The infrastructure in the North of Sri Lanka has been changed, and the intention is clear. Indeed, there is no need, and no attempt, to hide it. Everywhere, land is reserved for settlement by the army. In the past, the Vanni was able to cultivate sufficient paddy for the entire North; now I met famers turned into helpless beggars, waiting for rations doled by the army-controlled administration. In this area, property, houses and land once belonged to the people. Later, they were taken over and occupied by the LTTE. Now, they are the possession of the Army. I saw land near where my father-in-law lives which belongs to a close relation of ours. She lost her husband, and was delayed returning because she was alone. That land has simply been taken over by the army, and is being cultivated by them.
Posts Categorized: First Person
Sri Lanka has long had a problem with disappearances. Accordingly, the LLRC sought to address this issue in its final report, which includes the following two recommendations:
Recommendation 9.46: Investigate allegations of abductions, enforced or involuntary disappearance; bring perpetrators to justice.
Recommendation 9.51: “…the Commission recommends that a Special Commissioner of Investigation be appointed to investigate alleged disappearances and provide material to the Attorney General to initiate criminal proceedings where appropriate.”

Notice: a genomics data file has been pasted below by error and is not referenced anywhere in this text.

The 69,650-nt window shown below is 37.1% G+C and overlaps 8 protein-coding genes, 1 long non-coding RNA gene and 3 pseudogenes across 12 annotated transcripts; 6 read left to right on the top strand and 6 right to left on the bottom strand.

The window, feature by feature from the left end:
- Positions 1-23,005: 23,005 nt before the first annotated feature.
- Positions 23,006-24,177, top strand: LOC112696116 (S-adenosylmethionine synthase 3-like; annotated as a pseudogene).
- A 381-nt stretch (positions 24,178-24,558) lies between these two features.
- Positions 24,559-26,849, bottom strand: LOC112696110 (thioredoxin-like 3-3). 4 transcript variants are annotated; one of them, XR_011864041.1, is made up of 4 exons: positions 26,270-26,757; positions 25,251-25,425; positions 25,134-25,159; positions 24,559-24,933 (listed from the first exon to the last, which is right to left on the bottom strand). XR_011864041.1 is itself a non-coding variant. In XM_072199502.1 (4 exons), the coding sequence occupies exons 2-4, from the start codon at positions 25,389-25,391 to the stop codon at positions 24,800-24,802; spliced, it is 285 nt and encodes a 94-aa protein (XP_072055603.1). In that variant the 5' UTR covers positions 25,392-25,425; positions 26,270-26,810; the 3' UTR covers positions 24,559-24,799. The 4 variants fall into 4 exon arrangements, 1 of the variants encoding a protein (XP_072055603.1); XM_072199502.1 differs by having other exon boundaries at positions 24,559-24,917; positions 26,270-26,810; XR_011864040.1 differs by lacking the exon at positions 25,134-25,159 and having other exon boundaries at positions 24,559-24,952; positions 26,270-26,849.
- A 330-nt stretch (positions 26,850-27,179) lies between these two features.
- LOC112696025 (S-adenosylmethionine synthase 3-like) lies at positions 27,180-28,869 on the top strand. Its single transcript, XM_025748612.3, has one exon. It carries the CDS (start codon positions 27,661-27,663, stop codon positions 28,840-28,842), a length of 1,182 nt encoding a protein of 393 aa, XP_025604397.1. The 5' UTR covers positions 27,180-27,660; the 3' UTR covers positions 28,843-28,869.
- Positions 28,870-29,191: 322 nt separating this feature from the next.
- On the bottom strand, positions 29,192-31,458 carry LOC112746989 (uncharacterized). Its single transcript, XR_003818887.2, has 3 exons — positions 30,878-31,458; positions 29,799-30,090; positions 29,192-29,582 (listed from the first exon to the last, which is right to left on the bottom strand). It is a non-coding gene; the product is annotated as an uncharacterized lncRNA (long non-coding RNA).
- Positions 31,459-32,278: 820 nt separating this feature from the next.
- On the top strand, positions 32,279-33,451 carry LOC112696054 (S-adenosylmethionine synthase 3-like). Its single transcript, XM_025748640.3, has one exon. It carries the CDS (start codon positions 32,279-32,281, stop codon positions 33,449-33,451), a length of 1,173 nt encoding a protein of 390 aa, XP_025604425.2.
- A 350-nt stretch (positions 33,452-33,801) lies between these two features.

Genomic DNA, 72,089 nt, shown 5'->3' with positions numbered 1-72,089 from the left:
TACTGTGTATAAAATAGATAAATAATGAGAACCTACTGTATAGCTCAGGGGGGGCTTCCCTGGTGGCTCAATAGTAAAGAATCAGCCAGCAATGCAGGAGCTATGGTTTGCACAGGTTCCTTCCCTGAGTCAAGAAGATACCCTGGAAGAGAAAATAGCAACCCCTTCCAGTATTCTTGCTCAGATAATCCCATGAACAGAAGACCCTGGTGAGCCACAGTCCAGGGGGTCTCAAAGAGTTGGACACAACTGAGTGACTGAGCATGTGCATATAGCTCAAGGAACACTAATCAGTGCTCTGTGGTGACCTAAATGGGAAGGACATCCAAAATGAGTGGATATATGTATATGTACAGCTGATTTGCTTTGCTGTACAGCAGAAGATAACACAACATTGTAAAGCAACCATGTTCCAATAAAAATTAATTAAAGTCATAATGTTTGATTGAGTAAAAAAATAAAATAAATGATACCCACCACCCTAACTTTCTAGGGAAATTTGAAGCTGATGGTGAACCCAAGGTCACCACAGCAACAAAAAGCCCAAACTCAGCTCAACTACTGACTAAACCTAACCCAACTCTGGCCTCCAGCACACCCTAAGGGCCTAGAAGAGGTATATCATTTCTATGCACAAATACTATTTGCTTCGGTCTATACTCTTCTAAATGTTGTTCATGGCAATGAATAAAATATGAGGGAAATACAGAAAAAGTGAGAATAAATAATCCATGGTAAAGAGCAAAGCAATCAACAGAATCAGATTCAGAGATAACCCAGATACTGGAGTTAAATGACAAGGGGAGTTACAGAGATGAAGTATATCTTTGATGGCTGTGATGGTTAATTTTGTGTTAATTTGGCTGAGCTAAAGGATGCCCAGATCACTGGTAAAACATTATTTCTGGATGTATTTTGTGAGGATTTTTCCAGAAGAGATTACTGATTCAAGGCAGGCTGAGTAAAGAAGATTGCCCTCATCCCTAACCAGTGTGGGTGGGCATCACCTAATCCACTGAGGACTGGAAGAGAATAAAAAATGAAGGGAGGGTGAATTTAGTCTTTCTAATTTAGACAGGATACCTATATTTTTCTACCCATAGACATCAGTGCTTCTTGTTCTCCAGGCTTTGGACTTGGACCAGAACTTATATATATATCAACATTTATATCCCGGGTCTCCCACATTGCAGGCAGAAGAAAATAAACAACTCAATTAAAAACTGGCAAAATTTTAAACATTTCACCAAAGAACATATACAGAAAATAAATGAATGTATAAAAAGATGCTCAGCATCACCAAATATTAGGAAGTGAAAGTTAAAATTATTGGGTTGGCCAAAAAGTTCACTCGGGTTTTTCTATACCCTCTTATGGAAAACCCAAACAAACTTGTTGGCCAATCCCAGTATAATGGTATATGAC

Yet the GoSL’s record on disappearances continues to be a concern. Appallingly, 25% of TSA survey respondents have had a family member disappear. And that individual was usually the principal incomer earner of the family.
Despite all their suffering and deprivation during the war, the spirits and dignity of the people of the Vanni were resolute and indomitable. That spirit was infectious, and I felt for the first time that I could hold my head up proudly and not feel the indignity of a lesser class of citizenship in my own mother country.
Heinrich Böll said of the Second World War: as long as the pus continues to drain from the wound of war, you cannot say the nation is free from war. I saw that, in Sri Lanka, an unseen war is still being waged, one that seeks to destroy the spirit of a people.
Despite all their suffering and deprivation during the war, the spirits and dignity of the people of the Vanni were resolute and indomitable. That spirit was infectious, and I felt for the first time that I could hold my head up proudly and not feel the indignity of a lesser class of citizenship in my own mother country…
There was always one thought in my mind: I was surely in God’s own country with God’s own people and I wished and hoped that I would be able to spend the rest of my mortal life here in the midst of these idyllic surroundings and people.